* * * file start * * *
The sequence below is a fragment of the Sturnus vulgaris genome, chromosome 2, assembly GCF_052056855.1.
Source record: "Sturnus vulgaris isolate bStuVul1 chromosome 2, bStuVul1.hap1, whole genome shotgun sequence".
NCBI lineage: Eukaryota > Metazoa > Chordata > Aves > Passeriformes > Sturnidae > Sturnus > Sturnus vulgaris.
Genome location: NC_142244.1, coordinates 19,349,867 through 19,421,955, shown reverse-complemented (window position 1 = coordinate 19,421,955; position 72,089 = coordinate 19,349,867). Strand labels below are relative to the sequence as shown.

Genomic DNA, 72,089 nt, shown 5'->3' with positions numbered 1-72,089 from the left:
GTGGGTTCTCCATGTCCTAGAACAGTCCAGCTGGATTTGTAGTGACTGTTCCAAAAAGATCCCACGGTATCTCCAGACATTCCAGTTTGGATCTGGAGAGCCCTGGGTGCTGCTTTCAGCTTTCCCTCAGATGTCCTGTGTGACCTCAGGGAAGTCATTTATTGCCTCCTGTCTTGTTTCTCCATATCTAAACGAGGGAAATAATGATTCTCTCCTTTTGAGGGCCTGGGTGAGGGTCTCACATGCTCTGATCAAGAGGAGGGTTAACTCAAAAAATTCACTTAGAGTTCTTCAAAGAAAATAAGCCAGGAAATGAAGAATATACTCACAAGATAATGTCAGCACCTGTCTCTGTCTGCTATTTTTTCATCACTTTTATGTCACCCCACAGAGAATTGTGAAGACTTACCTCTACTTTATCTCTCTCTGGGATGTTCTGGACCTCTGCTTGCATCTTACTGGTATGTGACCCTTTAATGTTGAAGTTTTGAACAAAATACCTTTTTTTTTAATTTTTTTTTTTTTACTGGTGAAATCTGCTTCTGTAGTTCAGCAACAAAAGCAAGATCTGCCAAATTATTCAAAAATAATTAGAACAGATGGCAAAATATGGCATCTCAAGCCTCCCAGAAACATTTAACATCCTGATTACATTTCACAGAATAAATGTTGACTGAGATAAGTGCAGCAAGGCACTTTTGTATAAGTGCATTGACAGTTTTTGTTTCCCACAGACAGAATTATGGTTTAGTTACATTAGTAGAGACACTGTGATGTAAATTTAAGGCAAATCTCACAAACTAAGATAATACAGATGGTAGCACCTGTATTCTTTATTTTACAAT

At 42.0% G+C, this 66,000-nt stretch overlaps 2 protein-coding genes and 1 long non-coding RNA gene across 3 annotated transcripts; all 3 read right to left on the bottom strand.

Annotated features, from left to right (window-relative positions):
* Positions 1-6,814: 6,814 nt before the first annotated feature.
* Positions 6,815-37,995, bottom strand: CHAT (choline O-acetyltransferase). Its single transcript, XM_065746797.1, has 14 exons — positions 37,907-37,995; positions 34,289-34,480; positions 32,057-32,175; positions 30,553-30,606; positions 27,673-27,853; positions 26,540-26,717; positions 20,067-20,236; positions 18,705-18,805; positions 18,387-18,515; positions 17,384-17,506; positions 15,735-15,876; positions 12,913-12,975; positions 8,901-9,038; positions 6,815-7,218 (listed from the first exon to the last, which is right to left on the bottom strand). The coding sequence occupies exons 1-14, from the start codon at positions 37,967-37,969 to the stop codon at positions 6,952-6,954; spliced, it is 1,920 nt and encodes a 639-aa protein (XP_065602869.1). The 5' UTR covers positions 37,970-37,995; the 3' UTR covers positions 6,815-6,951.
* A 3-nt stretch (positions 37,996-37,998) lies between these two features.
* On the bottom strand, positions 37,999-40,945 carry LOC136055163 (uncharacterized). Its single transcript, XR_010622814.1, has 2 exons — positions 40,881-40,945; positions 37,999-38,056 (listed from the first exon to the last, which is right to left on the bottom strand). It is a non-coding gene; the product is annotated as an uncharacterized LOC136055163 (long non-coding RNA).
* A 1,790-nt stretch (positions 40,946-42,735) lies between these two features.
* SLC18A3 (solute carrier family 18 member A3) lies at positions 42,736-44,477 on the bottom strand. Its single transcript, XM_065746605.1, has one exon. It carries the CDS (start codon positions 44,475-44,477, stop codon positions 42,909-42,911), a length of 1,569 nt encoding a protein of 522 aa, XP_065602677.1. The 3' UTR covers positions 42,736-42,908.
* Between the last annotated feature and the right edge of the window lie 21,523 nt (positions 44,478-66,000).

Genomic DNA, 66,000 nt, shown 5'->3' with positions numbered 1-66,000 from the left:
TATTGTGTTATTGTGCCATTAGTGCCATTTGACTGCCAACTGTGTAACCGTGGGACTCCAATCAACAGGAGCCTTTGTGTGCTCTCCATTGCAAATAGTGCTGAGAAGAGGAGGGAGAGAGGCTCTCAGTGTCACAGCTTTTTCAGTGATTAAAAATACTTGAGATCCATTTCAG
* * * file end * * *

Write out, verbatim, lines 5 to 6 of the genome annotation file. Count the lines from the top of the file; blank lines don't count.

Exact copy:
Genomic DNA, 72,089 nt, shown 5'->3' with positions numbered 1-72,089 from the left:
GTGGGTTCTCCATGTCCTAGAACAGTCCAGCTGGATTTGTAGTGACTGTTCCAAAAAGATCCCACGGTATCTCCAGACATTCCAGTTTGGATCTGGAGAGCCCTGGGTGCTGCTTTCAGCTTTCCCTCAGATGTCCTGTGTGACCTCAGGGAAGTCATTTATTGCCTCCTGTCTTGTTTCTCCATATCTAAACGAGGGAAATAATGATTCTCTCCTTTTGAGGGCCTGGGTGAGGGTCTCACATGCTCTGATCAAGAGGAGGGTTAACTCAAAAAATTCACTTAGAGTTCTTCAAAGAAAATAAGCCAGGAAATGAAGAATATACTCACAAGATAATGTCAGCACCTGTCTCTGTCTGCTATTTTTTCATCACTTTTATGTCACCCCACAGAGAATTGTGAAGACTTACCTCTACTTTATCTCTCTCTGGGATGTTCTGGACCTCTGCTTGCATCTTACTGGTATGTGACCCTTTAATGTTGAAGTTTTGAACAAAATACCTTTTTTTTTAATTTTTTTTTTTTTACTGGTGAAATCTGCTTCTGTAGTTCAGCAACAAAAGCAAGATCTGCCAAATTATTCAAAAATAATTAGAACAGATGGCAAAATATGGCATCTCAAGCCTCCCAGAAACATTTAACATCCTGATTACATTTCACAGAATAAATGTTGACTGAGATAAGTGCAGCAAGGCACTTTTGTATAAGTGCATTGACAGTTTTTGTTTCCCACAGACAGAATTATGGTTTAGTTACATTAGTAGAGACACTGTGATGTAAATTTAAGGCAAATCTCACAAACTAAGATAATACAGATGGTAGCACCTGTATTCTTTATTTTACAAT